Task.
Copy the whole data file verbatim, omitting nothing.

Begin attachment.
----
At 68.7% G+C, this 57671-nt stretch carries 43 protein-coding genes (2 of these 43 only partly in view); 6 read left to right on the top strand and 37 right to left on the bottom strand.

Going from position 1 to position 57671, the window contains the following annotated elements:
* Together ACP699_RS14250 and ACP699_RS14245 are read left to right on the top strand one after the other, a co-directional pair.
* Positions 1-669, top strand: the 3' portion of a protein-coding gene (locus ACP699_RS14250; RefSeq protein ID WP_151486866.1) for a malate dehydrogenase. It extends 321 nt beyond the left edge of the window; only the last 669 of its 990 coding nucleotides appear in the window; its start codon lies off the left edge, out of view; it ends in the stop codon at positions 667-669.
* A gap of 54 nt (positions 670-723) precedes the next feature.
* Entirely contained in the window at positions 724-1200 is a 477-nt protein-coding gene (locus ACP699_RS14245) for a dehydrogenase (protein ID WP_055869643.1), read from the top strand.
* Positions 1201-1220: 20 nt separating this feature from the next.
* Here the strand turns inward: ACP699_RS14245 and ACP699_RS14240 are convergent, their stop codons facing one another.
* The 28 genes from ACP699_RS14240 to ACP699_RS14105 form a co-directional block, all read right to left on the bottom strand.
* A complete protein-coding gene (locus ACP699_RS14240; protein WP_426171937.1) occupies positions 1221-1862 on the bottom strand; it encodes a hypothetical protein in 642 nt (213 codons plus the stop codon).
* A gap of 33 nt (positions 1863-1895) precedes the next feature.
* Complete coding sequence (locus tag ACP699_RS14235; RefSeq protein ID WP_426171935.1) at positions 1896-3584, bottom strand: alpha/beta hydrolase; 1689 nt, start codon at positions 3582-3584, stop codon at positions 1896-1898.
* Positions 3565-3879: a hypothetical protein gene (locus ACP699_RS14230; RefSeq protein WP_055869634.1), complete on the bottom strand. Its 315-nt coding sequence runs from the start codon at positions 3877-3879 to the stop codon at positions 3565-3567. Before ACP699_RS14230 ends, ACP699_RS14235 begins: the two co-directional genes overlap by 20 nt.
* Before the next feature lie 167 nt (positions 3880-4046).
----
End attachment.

At 68.7% G+C, this 57671-nt stretch carries 43 protein-coding genes (2 of these 43 only partly in view); 6 read left to right on the top strand and 37 right to left on the bottom strand.

Going from position 1 to position 57671, the window contains the following annotated elements:
* Together ACP699_RS14250 and ACP699_RS14245 are read left to right on the top strand one after the other, a co-directional pair.
* Positions 1-669, top strand: the 3' portion of a protein-coding gene (locus ACP699_RS14250; RefSeq protein ID WP_151486866.1) for a malate dehydrogenase. It extends 321 nt beyond the left edge of the window; only the last 669 of its 990 coding nucleotides appear in the window; its start codon lies off the left edge, out of view; it ends in the stop codon at positions 667-669.
* A gap of 54 nt (positions 670-723) precedes the next feature.
* Entirely contained in the window at positions 724-1200 is a 477-nt protein-coding gene (locus ACP699_RS14245) for a dehydrogenase (protein ID WP_055869643.1), read from the top strand.
* Positions 1201-1220: 20 nt separating this feature from the next.
* Here the strand turns inward: ACP699_RS14245 and ACP699_RS14240 are convergent, their stop codons facing one another.
* The 28 genes from ACP699_RS14240 to ACP699_RS14105 form a co-directional block, all read right to left on the bottom strand.
* A complete protein-coding gene (locus ACP699_RS14240; protein WP_426171937.1) occupies positions 1221-1862 on the bottom strand; it encodes a hypothetical protein in 642 nt (213 codons plus the stop codon).
* A gap of 33 nt (positions 1863-1895) precedes the next feature.
* Complete coding sequence (locus tag ACP699_RS14235; RefSeq protein ID WP_426171935.1) at positions 1896-3584, bottom strand: alpha/beta hydrolase; 1689 nt, start codon at positions 3582-3584, stop codon at positions 1896-1898.
* Positions 3565-3879: a hypothetical protein gene (locus ACP699_RS14230; RefSeq protein WP_055869634.1), complete on the bottom strand. Its 315-nt coding sequence runs from the start codon at positions 3877-3879 to the stop codon at positions 3565-3567. Before ACP699_RS14230 ends, ACP699_RS14235 begins: the two co-directional genes overlap by 20 nt.
* Before the next feature lie 167 nt (positions 3880-4046).